A Summary of Closure

When it comes to the end of a relationship, the loss of a loved one, or even a national tragedy, we are often told we need “closure.” School children are told to find closure after a shooting. A nation seeks closure after 9/11. Mourners search for closure after a funeral, and family members want it following a homicide. Families of missing persons search for closure, as do Katrina survivors and other victims of natural disasters. People are told to find closure after their pets die. Closure is a new emotional state, one that people supposedly need to find in order to heal after a loss. But do people need closure? Or is it even possible to find closure after bad things happen? Why has talk about closure become so popular?

Closure has become a central part of sales talks in the funeral, grief, relationship advice, and memorialization industries as well as a political argument for issues ranging from the death penalty to roadside memorials. Closure provides an engaging behind-the-scenes look at how and why the concept of closure is used to sell products and politics.

But what is closure? There is no agreed upon answer. Closure has been described as justice, peace, healing, acceptance, forgiveness, moving on, resolution, answered questions, or revenge. And how are you supposed to find this closure? People try to find closure by planting trees, acquiring memorial tattoos, forgiving murderers, watching killers die, talking to offenders, writing letters, burning letters, burning wedding dresses, burying wedding rings, casting spells, taking trips to Hawaii, buying expensive pet urns, committing suicide, talking to dead people, reviewing autopsies, and planning funerals. And this is just a partial list.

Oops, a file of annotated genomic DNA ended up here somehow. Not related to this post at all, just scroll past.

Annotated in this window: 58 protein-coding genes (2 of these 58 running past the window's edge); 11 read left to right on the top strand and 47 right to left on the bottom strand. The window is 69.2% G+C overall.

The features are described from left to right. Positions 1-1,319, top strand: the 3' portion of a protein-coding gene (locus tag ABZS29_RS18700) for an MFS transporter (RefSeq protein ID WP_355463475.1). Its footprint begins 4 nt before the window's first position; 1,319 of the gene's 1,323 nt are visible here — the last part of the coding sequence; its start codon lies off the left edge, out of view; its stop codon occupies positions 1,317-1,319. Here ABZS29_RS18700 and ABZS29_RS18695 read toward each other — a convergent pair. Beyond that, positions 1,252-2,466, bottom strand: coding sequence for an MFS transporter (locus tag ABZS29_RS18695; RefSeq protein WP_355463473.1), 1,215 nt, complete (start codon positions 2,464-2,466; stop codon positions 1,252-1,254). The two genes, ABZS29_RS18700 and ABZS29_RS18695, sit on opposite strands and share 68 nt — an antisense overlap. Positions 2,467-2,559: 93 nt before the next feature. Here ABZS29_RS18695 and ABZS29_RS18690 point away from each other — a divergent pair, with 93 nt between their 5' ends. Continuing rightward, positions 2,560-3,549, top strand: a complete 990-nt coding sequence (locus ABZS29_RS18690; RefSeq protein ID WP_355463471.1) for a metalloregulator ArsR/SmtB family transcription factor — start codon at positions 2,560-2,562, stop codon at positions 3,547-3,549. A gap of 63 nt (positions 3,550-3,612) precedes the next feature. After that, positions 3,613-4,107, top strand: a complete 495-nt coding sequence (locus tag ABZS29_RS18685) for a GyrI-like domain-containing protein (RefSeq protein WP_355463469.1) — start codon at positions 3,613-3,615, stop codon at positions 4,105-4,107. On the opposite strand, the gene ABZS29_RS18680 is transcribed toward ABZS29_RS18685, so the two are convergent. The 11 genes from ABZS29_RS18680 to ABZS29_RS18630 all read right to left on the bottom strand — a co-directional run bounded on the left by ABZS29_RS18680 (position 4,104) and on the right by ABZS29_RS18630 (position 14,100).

Talking about closure limits how we think about grief and fails to capture the experiences of many who grieve over death or other losses. Some people struggle to meet social expectations for closure when privately they resent the idea or, worse, they wonder whether something is wrong with them because they do not have closure.

Nancy Berns explores these issues and their ramifications in her timely book, Closure. Readers can use this book to untangle the web of closure and help understand the emotional and social experiences resulting from grief and loss.

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Table Of Contents

Preface and Acknowledgments

Chapter 1—Seeking Closure

Chapter 2—Closure and Its Tangled Meanings

Chapter 3—The Walking Wounded and Myth Slayers: Those Who Say There Is No Closure

Chapter 4—From Embalming to Teddy Bear Urns: Selling Closure in the Twenty-First-Century Death Care Industry

Chapter 5—The Assurance Business: Creating Worry and Selling Closure

Chapter 6—Bury the Jerk: Symbolic Death and Mock Vengeance as Relationship Advice

Chapter 7—Should You Watch an Execution or Forgive a Murderer? Closure Talk and Death Penalty Politics

Chapter 8—Forgetting versus Remembering: Politics of Mourning, Sacred Space, and Public Memory

Chapter 9—Framing Grief beyond Closure

Notes, Bibliography and Index